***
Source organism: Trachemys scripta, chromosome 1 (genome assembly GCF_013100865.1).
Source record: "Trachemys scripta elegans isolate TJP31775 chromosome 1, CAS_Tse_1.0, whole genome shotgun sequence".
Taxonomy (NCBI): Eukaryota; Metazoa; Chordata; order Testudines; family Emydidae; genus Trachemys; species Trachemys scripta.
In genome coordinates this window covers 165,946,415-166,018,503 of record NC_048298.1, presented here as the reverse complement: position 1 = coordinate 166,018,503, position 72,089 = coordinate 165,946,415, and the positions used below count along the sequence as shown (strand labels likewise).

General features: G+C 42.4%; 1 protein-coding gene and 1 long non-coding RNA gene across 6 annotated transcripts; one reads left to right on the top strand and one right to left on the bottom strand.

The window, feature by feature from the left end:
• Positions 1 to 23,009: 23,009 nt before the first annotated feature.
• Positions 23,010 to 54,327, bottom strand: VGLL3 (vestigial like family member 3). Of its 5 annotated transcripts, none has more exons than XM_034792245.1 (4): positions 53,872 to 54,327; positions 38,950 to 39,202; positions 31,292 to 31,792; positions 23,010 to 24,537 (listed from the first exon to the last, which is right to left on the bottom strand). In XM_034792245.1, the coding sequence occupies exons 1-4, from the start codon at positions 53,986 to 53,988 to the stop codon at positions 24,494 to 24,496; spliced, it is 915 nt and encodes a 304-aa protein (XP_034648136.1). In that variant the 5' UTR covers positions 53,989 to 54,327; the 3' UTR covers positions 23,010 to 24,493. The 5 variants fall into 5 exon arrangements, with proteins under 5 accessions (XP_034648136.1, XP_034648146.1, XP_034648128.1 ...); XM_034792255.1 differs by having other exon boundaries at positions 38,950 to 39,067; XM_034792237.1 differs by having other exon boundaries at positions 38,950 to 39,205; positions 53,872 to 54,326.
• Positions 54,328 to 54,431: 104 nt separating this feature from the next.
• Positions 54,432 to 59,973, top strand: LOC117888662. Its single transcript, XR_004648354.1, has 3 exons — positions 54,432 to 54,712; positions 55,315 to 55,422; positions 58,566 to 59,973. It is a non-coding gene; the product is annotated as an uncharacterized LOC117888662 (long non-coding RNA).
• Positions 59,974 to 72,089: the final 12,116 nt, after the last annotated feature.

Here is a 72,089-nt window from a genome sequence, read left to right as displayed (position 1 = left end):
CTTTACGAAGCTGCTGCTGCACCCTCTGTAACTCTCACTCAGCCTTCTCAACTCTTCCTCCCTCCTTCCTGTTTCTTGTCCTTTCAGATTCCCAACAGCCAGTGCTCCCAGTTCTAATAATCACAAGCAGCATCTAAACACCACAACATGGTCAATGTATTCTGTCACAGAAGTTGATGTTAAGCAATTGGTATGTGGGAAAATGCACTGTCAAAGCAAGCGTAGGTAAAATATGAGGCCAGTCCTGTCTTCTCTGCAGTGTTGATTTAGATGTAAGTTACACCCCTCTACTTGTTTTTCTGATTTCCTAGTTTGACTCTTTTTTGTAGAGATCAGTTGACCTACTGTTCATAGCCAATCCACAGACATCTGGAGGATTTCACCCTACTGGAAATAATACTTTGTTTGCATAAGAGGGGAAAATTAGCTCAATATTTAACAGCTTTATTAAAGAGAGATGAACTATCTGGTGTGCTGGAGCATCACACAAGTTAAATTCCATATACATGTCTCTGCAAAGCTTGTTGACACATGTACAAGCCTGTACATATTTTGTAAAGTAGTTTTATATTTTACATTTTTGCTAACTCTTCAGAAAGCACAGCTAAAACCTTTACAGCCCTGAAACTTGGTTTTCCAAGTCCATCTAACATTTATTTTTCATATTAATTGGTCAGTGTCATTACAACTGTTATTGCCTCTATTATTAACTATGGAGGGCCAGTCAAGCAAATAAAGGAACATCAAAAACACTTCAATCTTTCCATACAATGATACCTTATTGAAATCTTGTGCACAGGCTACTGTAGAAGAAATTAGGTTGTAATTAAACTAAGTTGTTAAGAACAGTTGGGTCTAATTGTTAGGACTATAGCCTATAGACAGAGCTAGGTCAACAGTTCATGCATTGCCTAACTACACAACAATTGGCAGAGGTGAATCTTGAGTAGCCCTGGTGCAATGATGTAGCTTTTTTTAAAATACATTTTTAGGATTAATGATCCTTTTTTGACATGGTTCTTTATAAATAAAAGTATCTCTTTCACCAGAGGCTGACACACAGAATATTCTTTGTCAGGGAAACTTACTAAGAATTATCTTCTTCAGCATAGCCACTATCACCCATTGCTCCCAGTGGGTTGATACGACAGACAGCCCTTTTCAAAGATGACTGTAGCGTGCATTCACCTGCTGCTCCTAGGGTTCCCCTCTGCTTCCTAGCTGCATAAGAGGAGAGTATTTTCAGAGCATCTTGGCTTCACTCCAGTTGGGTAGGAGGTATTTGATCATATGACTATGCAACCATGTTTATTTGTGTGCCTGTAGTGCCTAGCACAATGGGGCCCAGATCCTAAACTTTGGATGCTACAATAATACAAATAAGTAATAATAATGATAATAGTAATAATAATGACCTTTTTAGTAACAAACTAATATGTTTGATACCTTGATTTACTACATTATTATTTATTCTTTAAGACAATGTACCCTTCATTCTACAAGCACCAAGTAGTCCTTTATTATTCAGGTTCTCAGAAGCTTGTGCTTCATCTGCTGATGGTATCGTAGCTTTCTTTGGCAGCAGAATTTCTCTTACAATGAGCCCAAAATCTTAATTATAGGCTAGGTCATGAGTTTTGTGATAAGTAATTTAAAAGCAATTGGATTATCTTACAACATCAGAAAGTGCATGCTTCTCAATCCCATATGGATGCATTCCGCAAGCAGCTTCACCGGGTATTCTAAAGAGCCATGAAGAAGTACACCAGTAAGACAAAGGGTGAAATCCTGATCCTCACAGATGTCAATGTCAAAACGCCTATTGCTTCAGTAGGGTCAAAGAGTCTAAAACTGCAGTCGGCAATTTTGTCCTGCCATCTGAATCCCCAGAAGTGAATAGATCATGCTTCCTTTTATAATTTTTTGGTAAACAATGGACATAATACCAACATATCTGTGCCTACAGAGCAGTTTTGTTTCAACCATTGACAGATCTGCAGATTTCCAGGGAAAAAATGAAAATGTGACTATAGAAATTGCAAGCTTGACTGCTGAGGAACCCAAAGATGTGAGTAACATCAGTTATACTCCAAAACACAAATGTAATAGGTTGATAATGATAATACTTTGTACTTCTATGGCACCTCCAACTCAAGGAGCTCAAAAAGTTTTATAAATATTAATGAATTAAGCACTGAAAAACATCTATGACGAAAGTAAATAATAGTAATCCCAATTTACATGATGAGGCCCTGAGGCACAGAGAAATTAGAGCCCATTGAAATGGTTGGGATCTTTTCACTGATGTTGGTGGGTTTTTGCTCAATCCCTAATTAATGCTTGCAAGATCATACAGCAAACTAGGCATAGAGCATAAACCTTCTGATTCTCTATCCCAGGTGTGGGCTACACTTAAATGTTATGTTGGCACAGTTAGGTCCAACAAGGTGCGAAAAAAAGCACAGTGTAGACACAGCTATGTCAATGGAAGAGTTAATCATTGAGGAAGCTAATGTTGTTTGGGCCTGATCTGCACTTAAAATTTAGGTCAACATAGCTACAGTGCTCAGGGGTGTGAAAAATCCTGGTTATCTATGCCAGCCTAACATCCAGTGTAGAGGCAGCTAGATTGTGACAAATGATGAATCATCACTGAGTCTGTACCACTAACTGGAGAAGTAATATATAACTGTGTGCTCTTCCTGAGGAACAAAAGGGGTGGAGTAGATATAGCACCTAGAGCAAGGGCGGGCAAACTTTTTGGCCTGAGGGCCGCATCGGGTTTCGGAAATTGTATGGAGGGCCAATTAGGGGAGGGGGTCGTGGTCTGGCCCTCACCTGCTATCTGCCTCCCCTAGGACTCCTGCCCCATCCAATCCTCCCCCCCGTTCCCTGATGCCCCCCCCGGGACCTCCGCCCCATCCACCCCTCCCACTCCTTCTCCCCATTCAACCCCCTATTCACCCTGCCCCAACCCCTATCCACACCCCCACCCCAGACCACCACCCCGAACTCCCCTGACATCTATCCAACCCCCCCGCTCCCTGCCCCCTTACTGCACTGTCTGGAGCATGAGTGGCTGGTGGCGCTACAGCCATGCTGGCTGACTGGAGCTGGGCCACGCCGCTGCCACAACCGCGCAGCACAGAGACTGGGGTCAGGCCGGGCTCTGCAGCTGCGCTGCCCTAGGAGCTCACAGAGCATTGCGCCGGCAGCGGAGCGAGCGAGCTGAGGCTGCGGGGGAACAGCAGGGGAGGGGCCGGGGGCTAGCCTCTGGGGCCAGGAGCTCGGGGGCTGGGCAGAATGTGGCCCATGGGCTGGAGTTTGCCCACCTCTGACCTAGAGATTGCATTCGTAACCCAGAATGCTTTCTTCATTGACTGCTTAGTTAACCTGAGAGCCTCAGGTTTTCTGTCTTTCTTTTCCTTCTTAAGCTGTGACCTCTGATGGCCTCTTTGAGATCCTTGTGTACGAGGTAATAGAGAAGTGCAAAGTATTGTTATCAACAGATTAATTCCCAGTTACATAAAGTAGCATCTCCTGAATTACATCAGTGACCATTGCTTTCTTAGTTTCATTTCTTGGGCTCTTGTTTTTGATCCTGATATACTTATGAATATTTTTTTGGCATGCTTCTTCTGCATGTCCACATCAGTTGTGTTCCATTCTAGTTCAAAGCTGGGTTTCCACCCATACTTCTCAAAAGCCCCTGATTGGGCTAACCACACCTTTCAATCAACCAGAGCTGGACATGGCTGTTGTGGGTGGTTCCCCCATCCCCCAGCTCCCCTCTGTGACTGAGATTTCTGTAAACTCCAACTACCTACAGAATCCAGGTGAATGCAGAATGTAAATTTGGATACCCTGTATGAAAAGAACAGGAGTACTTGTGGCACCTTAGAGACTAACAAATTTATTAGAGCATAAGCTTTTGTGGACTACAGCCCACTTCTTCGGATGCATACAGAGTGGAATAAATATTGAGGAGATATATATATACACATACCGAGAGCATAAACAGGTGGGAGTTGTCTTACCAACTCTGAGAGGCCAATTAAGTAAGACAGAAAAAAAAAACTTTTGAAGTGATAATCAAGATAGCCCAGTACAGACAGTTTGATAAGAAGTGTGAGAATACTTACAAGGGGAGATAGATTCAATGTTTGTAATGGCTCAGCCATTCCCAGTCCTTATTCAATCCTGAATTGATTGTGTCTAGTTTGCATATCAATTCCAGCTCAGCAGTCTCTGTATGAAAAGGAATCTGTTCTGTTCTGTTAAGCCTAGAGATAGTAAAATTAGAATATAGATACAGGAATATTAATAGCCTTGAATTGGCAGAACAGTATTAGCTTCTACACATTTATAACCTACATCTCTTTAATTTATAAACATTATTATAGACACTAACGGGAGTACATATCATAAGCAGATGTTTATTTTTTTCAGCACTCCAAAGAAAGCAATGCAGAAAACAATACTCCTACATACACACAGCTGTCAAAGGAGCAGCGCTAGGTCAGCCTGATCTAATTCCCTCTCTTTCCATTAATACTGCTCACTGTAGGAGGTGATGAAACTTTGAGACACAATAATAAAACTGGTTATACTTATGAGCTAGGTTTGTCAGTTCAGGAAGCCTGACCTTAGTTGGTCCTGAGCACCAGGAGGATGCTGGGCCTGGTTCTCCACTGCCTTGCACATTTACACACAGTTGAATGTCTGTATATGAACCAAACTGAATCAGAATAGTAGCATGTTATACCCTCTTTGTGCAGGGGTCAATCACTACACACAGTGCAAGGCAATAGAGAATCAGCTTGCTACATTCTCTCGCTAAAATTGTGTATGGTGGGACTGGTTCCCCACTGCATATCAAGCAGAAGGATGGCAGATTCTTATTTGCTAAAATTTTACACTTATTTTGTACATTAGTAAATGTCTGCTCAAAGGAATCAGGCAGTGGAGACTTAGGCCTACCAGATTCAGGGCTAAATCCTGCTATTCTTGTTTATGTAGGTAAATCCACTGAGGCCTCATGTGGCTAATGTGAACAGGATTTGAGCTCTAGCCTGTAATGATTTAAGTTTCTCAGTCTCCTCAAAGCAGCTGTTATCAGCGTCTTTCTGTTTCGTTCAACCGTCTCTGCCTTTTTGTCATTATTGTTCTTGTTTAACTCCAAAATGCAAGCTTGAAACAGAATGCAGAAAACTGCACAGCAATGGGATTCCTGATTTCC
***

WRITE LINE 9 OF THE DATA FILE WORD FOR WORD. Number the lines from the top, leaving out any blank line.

• Positions 54,328 to 54,431: 104 nt separating this feature from the next.